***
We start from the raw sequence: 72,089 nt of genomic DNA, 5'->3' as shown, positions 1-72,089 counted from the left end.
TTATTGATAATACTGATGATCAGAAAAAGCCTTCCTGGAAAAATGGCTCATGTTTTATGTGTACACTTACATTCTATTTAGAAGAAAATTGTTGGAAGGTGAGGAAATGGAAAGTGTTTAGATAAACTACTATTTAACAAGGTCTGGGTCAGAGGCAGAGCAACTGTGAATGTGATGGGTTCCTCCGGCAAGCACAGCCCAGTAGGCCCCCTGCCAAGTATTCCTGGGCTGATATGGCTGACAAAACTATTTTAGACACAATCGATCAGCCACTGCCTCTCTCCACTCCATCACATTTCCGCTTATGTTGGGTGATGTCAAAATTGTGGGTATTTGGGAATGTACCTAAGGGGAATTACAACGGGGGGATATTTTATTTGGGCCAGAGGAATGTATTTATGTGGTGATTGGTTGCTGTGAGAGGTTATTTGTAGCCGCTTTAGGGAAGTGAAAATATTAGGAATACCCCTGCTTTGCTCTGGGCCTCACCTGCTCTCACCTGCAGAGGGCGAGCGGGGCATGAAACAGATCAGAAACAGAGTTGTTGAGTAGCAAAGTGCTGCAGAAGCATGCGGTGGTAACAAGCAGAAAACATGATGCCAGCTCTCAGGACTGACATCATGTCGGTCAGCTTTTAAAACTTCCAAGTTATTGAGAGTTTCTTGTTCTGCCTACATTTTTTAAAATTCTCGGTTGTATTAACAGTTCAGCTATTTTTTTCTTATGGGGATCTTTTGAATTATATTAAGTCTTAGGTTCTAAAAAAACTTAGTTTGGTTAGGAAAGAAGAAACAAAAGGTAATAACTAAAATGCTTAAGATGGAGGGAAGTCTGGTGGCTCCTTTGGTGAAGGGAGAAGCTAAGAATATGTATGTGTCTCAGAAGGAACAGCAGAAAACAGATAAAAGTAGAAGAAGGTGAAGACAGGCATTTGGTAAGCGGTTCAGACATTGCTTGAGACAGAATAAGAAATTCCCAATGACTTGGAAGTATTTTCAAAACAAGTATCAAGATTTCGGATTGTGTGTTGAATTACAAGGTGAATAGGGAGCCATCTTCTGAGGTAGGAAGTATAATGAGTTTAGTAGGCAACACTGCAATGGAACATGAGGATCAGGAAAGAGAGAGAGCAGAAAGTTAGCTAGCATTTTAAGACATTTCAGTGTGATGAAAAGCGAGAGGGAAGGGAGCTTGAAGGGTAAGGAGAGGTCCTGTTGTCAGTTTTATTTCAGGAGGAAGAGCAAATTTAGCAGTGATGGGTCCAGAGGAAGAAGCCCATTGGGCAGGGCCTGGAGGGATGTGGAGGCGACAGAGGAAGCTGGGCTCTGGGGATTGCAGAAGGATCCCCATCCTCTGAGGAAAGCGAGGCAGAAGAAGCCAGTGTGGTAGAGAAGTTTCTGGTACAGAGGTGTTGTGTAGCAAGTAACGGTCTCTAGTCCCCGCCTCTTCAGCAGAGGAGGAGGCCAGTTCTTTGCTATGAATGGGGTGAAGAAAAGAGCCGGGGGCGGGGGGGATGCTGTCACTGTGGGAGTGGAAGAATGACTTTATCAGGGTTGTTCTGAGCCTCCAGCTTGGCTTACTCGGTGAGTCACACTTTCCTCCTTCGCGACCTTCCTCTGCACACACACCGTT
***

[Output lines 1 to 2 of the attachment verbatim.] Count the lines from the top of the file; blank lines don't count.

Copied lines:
We start from the raw sequence: 72,089 nt of genomic DNA, 5'->3' as shown, positions 1-72,089 counted from the left end.
TTATTGATAATACTGATGATCAGAAAAAGCCTTCCTGGAAAAATGGCTCATGTTTTATGTGTACACTTACATTCTATTTAGAAGAAAATTGTTGGAAGGTGAGGAAATGGAAAGTGTTTAGATAAACTACTATTTAACAAGGTCTGGGTCAGAGGCAGAGCAACTGTGAATGTGATGGGTTCCTCCGGCAAGCACAGCCCAGTAGGCCCCCTGCCAAGTATTCCTGGGCTGATATGGCTGACAAAACTATTTTAGACACAATCGATCAGCCACTGCCTCTCTCCACTCCATCACATTTCCGCTTATGTTGGGTGATGTCAAAATTGTGGGTATTTGGGAATGTACCTAAGGGGAATTACAACGGGGGGATATTTTATTTGGGCCAGAGGAATGTATTTATGTGGTGATTGGTTGCTGTGAGAGGTTATTTGTAGCCGCTTTAGGGAAGTGAAAATATTAGGAATACCCCTGCTTTGCTCTGGGCCTCACCTGCTCTCACCTGCAGAGGGCGAGCGGGGCATGAAACAGATCAGAAACAGAGTTGTTGAGTAGCAAAGTGCTGCAGAAGCATGCGGTGGTAACAAGCAGAAAACATGATGCCAGCTCTCAGGACTGACATCATGTCGGTCAGCTTTTAAAACTTCCAAGTTATTGAGAGTTTCTTGTTCTGCCTACATTTTTTAAAATTCTCGGTTGTATTAACAGTTCAGCTATTTTTTTCTTATGGGGATCTTTTGAATTATATTAAGTCTTAGGTTCTAAAAAAACTTAGTTTGGTTAGGAAAGAAGAAACAAAAGGTAATAACTAAAATGCTTAAGATGGAGGGAAGTCTGGTGGCTCCTTTGGTGAAGGGAGAAGCTAAGAATATGTATGTGTCTCAGAAGGAACAGCAGAAAACAGATAAAAGTAGAAGAAGGTGAAGACAGGCATTTGGTAAGCGGTTCAGACATTGCTTGAGACAGAATAAGAAATTCCCAATGACTTGGAAGTATTTTCAAAACAAGTATCAAGATTTCGGATTGTGTGTTGAATTACAAGGTGAATAGGGAGCCATCTTCTGAGGTAGGAAGTATAATGAGTTTAGTAGGCAACACTGCAATGGAACATGAGGATCAGGAAAGAGAGAGAGCAGAAAGTTAGCTAGCATTTTAAGACATTTCAGTGTGATGAAAAGCGAGAGGGAAGGGAGCTTGAAGGGTAAGGAGAGGTCCTGTTGTCAGTTTTATTTCAGGAGGAAGAGCAAATTTAGCAGTGATGGGTCCAGAGGAAGAAGCCCATTGGGCAGGGCCTGGAGGGATGTGGAGGCGACAGAGGAAGCTGGGCTCTGGGGATTGCAGAAGGATCCCCATCCTCTGAGGAAAGCGAGGCAGAAGAAGCCAGTGTGGTAGAGAAGTTTCTGGTACAGAGGTGTTGTGTAGCAAGTAACGGTCTCTAGTCCCCGCCTCTTCAGCAGAGGAGGAGGCCAGTTCTTTGCTATGAATGGGGTGAAGAAAAGAGCCGGGGGCGGGGGGGATGCTGTCACTGTGGGAGTGGAAGAATGACTTTATCAGGGTTGTTCTGAGCCTCCAGCTTGGCTTACTCGGTGAGTCACACTTTCCTCCTTCGCGACCTTCCTCTGCACACACACCGTT